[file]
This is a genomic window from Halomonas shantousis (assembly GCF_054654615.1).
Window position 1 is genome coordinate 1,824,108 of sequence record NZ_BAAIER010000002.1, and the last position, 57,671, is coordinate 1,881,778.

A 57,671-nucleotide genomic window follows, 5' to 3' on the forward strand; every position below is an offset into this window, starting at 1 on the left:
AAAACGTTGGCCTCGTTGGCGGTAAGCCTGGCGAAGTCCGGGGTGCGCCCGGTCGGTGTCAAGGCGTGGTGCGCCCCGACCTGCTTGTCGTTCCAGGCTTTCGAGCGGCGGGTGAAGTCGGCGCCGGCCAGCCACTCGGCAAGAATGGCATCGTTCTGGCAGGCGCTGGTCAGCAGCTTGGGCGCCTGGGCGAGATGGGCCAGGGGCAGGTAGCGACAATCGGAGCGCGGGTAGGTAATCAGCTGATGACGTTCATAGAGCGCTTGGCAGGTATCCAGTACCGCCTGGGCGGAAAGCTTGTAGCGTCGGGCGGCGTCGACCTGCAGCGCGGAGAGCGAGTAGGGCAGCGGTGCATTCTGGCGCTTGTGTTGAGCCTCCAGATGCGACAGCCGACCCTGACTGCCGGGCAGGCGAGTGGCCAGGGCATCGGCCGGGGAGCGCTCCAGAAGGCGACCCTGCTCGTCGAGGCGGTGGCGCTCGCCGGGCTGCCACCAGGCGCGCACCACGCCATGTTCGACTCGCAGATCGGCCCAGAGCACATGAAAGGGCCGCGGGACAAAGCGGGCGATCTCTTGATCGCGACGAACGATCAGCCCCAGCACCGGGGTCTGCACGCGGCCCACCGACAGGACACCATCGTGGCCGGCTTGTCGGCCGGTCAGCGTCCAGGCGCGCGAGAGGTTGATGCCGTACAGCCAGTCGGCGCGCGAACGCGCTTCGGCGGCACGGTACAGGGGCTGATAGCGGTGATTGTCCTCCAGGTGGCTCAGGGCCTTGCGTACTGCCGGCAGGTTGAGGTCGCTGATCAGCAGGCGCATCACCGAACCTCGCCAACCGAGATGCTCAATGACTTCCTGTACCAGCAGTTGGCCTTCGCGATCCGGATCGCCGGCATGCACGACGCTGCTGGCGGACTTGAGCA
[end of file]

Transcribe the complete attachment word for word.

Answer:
This is a genomic window from Halomonas shantousis (assembly GCF_054654615.1).
Window position 1 is genome coordinate 1,824,108 of sequence record NZ_BAAIER010000002.1, and the last position, 57,671, is coordinate 1,881,778.

A 57,671-nucleotide genomic window follows, 5' to 3' on the forward strand; every position below is an offset into this window, starting at 1 on the left:
AAAACGTTGGCCTCGTTGGCGGTAAGCCTGGCGAAGTCCGGGGTGCGCCCGGTCGGTGTCAAGGCGTGGTGCGCCCCGACCTGCTTGTCGTTCCAGGCTTTCGAGCGGCGGGTGAAGTCGGCGCCGGCCAGCCACTCGGCAAGAATGGCATCGTTCTGGCAGGCGCTGGTCAGCAGCTTGGGCGCCTGGGCGAGATGGGCCAGGGGCAGGTAGCGACAATCGGAGCGCGGGTAGGTAATCAGCTGATGACGTTCATAGAGCGCTTGGCAGGTATCCAGTACCGCCTGGGCGGAAAGCTTGTAGCGTCGGGCGGCGTCGACCTGCAGCGCGGAGAGCGAGTAGGGCAGCGGTGCATTCTGGCGCTTGTGTTGAGCCTCCAGATGCGACAGCCGACCCTGACTGCCGGGCAGGCGAGTGGCCAGGGCATCGGCCGGGGAGCGCTCCAGAAGGCGACCCTGCTCGTCGAGGCGGTGGCGCTCGCCGGGCTGCCACCAGGCGCGCACCACGCCATGTTCGACTCGCAGATCGGCCCAGAGCACATGAAAGGGCCGCGGGACAAAGCGGGCGATCTCTTGATCGCGACGAACGATCAGCCCCAGCACCGGGGTCTGCACGCGGCCCACCGACAGGACACCATCGTGGCCGGCTTGTCGGCCGGTCAGCGTCCAGGCGCGCGAGAGGTTGATGCCGTACAGCCAGTCGGCGCGCGAACGCGCTTCGGCGGCACGGTACAGGGGCTGATAGCGGTGATTGTCCTCCAGGTGGCTCAGGGCCTTGCGTACTGCCGGCAGGTTGAGGTCGCTGATCAGCAGGCGCATCACCGAACCTCGCCAACCGAGATGCTCAATGACTTCCTGTACCAGCAGTTGGCCTTCGCGATCCGGATCGCCGGCATGCACGACGCTGCTGGCGGACTTGAGCA